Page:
Delta cancels hundreds more flights, expects normal operations soon
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Passengers check in at a counter of Delta Air Lines in Mexico City, Mexico, August 8, 2016. REUTERS/Ginnette Riquelme
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By Jeffrey Dastin
(Reuters) - Delta Air Lines Inc (NYSE: DAL) on Wednesday canceled more than 300 flights and upended thousands of travelers' plans for the third day in a row after a power outage hit its computer systems, though it forecast a return to normal operations later this afternoon.
Delta, the No. 2 U.S. airline by passenger traffic, said systems that allow customer service agents to process check-ins and dispatch aircraft are now functioning normally. Most of Wednesday's delays and cancellations are the result of flight crews being displaced or running up against maximum allowed work hours, it said.
As of 2:30 p.m. EDT (1830 GMT), Delta said it had canceled 311 flights on the day, adding to the more than 1,600 cancellations since Monday. Another 2,540 flights departed on Wednesday, with 70 percent of them within 30 minutes of their scheduled times, the airline said.
"We're in the final hours of bouncing back from the disruption," Bill Lentsch, Delta's senior vice president for airport customer service and airline operations, said in an online posting.
The travel havoc at one of the world's largest carriers has brought into focus the vulnerability of airlines' technology infrastructure. Experts say mergers - and sometimes insufficient investment in back-end technology - have left airlines with a hodgepodge of systems.
What is more, a drive by companies to automate operations, from mobile boarding passes to check-in kiosks, means the impact of any single glitch will multiply.
Delta said problems arose when critical systems did not switch over to a backup source following a power surge and outage on Monday.
The airline is still investigating the cause, Chief Executive Ed Bastian said in an online video post, adding that the company has invested "hundreds of millions of dollars" in infrastructure upgrades and backup systems.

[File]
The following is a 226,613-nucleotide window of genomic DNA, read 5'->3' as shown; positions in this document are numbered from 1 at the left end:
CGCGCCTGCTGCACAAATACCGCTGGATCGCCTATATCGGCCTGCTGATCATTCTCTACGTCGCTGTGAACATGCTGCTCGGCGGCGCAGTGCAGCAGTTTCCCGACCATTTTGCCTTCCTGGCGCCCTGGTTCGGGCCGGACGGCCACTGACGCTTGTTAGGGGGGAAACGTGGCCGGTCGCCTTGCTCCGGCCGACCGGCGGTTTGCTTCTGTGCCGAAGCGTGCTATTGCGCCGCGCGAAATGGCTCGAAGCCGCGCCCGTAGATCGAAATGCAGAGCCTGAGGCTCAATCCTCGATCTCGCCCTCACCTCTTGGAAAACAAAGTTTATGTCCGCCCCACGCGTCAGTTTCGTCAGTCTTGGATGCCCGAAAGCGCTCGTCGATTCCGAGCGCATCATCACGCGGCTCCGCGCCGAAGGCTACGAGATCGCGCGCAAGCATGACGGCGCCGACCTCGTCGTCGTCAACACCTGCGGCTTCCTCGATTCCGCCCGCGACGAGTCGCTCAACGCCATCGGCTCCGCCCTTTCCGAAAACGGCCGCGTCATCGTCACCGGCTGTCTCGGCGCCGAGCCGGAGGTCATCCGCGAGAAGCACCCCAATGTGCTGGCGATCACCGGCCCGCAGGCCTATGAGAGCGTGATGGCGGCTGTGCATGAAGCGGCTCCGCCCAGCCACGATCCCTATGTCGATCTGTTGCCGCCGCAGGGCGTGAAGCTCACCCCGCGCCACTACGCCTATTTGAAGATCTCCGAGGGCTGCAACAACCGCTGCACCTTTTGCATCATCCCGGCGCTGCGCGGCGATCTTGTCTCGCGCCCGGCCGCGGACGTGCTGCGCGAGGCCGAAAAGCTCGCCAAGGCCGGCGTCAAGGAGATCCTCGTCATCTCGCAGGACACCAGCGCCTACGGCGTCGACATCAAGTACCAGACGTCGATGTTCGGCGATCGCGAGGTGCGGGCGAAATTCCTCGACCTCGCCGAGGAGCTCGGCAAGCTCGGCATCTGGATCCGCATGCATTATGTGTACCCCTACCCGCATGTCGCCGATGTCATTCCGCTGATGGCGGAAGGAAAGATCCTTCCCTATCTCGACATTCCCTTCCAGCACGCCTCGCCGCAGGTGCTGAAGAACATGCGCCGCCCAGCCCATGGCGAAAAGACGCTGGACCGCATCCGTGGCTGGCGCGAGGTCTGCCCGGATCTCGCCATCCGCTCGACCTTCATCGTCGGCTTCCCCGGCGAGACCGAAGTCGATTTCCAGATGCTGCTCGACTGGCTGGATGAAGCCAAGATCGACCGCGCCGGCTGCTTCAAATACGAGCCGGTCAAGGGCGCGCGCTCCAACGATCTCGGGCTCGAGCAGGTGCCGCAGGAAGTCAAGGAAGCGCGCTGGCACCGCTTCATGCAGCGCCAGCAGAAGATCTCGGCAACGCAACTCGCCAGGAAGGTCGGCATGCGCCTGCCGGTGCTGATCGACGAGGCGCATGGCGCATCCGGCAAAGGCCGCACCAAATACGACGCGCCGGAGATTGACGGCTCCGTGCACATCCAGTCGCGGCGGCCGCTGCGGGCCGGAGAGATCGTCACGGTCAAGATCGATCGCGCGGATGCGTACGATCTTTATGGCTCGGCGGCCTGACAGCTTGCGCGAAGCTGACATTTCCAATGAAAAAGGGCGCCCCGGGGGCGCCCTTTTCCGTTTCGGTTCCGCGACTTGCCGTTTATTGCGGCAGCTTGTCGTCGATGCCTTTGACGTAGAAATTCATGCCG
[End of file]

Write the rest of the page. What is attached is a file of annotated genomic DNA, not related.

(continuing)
"I'm sorry we let you down. We'll do everything that we can to make certain this does not happen again," Bastian said in the video.
"There have been no indications of a hack," Delta spokesman Trebor Banstetter added in an emailed statement.
Shares were down 1.3 percent at $36.47 in late afternoon trading.
Frustrated fliers like Camille Davies-Mandel of Maplewood, New Jersey still faced multihour waits at airport lines on Wednesday.
"I have two kids with me, looking forward to getting to their cousins so they can seek out (characters) in Pokemon Go," she said in a telephone interview after waiting three hours to check in at Newark Liberty International Airport. She was unable to download a boarding pass online and missed her flight.
Davies-Mandel said she appreciated Delta's outreach on social media and messages from management, but she added "when you get on the phone and you deal with their customer service, that's a whole different experience," noting two calls took her four and a half hours.
Delta said it contacted some of its most frequent fliers who would be stuck in the disruption and offered them seats on its Delta Private Jets subsidiary to finish their journey.
Analysts expect passenger refunds, overtime hours for workers and other costs will reduce Delta's profit this quarter. Daniel McKenzie, an analyst with the Buckingham Research Group, said in a research note that earnings per share may be 5 percent to 10 percent lower, or 10 to 15 cents per share below his prior estimate.
"Delta still remains the best operation in the industry by a wide margin," McKenzie said, noting that the airline had canceled far fewer flights than rivals in recent years.
Other carriers have also suffered from technology issues.
Southwest Airlines Co (NYSE: LUV) forecast on Wednesday a further drop in a key profitability metric for the quarter due to delays and cancellations of more than 2,000 flights after an outage hit its computer systems in July.
(Reporting by Jeffrey Dastin, additional reporting by Abinaya Vijayaraghavan and Arunima Banerjee in Bengaluru; editing by Maju Samuel and G Crossa)
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